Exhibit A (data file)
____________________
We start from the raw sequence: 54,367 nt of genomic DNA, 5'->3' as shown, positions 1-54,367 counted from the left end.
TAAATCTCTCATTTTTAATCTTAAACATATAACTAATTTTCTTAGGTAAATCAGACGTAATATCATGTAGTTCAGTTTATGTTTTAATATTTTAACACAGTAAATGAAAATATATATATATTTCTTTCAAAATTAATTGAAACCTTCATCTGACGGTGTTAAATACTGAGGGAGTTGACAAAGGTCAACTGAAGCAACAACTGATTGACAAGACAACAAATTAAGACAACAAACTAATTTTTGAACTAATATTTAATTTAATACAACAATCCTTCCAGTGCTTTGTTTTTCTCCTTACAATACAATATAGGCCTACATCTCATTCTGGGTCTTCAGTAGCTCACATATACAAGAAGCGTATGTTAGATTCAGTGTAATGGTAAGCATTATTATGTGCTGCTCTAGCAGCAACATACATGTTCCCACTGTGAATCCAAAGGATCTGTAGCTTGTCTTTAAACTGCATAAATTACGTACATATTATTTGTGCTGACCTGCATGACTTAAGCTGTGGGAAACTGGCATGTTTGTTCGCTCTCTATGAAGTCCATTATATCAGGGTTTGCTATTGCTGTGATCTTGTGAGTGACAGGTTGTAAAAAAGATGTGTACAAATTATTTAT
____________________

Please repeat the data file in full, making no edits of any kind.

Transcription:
We start from the raw sequence: 54,367 nt of genomic DNA, 5'->3' as shown, positions 1-54,367 counted from the left end.
TAAATCTCTCATTTTTAATCTTAAACATATAACTAATTTTCTTAGGTAAATCAGACGTAATATCATGTAGTTCAGTTTATGTTTTAATATTTTAACACAGTAAATGAAAATATATATATATTTCTTTCAAAATTAATTGAAACCTTCATCTGACGGTGTTAAATACTGAGGGAGTTGACAAAGGTCAACTGAAGCAACAACTGATTGACAAGACAACAAATTAAGACAACAAACTAATTTTTGAACTAATATTTAATTTAATACAACAATCCTTCCAGTGCTTTGTTTTTCTCCTTACAATACAATATAGGCCTACATCTCATTCTGGGTCTTCAGTAGCTCACATATACAAGAAGCGTATGTTAGATTCAGTGTAATGGTAAGCATTATTATGTGCTGCTCTAGCAGCAACATACATGTTCCCACTGTGAATCCAAAGGATCTGTAGCTTGTCTTTAAACTGCATAAATTACGTACATATTATTTGTGCTGACCTGCATGACTTAAGCTGTGGGAAACTGGCATGTTTGTTCGCTCTCTATGAAGTCCATTATATCAGGGTTTGCTATTGCTGTGATCTTGTGAGTGACAGGTTGTAAAAAAGATGTGTACAAATTATTTAT